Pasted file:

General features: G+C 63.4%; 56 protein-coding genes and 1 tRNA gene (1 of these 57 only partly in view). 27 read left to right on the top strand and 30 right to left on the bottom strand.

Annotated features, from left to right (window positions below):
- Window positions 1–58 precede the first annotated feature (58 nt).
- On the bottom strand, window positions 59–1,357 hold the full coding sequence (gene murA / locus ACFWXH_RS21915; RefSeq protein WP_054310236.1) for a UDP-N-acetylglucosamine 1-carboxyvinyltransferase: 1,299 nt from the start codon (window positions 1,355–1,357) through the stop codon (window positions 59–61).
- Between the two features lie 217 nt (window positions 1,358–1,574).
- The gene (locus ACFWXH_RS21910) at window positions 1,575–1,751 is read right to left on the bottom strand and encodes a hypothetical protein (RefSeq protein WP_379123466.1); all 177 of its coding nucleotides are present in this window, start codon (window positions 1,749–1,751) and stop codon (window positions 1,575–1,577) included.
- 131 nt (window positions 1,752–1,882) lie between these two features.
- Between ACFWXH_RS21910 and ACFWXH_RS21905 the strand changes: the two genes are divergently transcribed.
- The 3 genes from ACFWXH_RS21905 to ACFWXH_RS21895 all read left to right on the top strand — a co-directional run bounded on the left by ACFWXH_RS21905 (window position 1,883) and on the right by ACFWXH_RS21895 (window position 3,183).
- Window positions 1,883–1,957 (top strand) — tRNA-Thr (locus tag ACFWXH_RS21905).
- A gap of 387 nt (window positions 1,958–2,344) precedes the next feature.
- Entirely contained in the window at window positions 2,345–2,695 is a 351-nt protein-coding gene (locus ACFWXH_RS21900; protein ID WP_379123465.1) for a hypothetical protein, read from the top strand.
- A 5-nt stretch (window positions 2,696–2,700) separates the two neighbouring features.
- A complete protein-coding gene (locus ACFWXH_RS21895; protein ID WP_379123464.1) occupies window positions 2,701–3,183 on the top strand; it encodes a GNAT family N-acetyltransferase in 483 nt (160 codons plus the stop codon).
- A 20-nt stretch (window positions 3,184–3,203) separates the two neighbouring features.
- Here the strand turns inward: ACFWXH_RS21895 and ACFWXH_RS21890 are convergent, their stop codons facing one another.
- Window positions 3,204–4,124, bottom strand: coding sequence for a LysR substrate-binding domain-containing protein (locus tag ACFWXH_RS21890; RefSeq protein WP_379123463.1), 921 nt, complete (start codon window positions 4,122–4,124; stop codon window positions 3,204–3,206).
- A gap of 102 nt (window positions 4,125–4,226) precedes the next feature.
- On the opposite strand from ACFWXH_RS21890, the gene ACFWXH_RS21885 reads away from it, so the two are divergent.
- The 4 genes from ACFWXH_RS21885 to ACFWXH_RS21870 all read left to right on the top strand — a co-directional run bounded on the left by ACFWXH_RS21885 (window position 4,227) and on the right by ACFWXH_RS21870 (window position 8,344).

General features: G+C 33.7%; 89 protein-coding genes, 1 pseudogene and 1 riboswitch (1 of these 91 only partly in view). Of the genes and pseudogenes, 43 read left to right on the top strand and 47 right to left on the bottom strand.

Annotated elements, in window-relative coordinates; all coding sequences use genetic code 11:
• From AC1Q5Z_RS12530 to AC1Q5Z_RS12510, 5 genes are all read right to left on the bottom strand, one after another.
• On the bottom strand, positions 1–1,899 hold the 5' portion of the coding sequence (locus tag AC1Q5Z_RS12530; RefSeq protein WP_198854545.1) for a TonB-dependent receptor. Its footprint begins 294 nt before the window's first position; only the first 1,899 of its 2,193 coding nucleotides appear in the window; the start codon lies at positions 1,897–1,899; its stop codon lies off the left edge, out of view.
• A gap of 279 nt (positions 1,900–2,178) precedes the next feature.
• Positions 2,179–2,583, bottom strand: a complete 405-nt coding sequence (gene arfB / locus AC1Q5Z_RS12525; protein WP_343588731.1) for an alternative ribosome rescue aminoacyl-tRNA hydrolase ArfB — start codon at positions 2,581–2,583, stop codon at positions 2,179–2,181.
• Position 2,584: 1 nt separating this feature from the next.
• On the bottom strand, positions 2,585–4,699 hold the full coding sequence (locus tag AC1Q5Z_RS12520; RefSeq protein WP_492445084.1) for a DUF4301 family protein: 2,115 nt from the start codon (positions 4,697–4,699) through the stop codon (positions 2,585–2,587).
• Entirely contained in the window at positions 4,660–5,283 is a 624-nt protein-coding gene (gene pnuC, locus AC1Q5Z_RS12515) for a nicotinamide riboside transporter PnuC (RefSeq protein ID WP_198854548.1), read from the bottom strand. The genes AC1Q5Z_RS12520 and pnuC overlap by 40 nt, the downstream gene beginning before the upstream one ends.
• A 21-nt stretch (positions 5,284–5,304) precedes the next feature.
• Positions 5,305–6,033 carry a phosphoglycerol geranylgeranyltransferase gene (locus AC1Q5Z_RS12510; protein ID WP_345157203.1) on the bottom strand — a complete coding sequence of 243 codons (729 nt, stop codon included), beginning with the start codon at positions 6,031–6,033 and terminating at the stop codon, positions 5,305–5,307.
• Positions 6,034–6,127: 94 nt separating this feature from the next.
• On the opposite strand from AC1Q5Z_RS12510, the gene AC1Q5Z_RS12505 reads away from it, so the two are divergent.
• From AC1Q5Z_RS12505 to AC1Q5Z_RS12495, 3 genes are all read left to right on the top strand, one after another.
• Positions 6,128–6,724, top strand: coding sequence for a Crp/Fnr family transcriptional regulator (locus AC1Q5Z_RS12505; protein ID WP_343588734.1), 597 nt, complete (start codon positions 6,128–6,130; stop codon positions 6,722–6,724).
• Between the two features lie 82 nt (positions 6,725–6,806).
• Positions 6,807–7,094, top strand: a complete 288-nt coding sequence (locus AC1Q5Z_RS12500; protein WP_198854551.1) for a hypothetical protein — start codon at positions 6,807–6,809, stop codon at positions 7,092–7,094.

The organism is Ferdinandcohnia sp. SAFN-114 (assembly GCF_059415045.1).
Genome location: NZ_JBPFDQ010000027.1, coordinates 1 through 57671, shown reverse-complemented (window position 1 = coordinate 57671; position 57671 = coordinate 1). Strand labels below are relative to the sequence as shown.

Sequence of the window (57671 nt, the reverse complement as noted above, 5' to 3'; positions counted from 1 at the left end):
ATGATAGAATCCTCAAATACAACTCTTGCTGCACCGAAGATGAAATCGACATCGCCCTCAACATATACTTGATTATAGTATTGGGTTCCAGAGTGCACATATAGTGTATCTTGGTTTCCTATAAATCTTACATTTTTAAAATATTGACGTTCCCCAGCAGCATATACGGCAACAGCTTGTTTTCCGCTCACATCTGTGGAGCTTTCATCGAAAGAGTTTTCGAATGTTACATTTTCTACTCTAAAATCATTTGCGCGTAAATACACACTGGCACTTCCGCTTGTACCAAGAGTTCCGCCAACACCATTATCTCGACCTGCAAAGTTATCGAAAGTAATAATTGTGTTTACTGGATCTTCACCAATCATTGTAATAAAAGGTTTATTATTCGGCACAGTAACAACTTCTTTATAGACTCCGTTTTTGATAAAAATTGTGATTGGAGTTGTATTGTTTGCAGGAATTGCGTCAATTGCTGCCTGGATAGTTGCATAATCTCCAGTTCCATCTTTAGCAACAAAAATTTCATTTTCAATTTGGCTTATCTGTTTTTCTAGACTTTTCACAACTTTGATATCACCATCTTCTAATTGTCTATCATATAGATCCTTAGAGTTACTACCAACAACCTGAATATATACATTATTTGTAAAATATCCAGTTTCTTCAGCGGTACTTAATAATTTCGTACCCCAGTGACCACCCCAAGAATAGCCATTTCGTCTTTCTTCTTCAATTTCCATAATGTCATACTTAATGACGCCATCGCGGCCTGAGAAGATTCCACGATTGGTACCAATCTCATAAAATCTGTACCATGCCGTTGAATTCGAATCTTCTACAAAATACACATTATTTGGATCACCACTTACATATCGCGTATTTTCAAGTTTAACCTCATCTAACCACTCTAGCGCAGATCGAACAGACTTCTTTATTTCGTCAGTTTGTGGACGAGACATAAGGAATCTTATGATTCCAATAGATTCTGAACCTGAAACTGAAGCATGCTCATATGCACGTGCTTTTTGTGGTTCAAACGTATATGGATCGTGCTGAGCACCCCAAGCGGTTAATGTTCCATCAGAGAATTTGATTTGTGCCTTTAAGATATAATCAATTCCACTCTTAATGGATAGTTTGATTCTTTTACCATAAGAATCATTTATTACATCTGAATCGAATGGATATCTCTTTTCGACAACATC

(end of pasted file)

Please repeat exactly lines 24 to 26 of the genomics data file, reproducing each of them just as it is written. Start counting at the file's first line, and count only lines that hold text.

• On the bottom strand, positions 1–1,899 hold the 5' portion of the coding sequence (locus tag AC1Q5Z_RS12530; RefSeq protein WP_198854545.1) for a TonB-dependent receptor. Its footprint begins 294 nt before the window's first position; only the first 1,899 of its 2,193 coding nucleotides appear in the window; the start codon lies at positions 1,897–1,899; its stop codon lies off the left edge, out of view.
• A gap of 279 nt (positions 1,900–2,178) precedes the next feature.
• Positions 2,179–2,583, bottom strand: a complete 405-nt coding sequence (gene arfB / locus AC1Q5Z_RS12525; protein WP_343588731.1) for an alternative ribosome rescue aminoacyl-tRNA hydrolase ArfB — start codon at positions 2,581–2,583, stop codon at positions 2,179–2,181.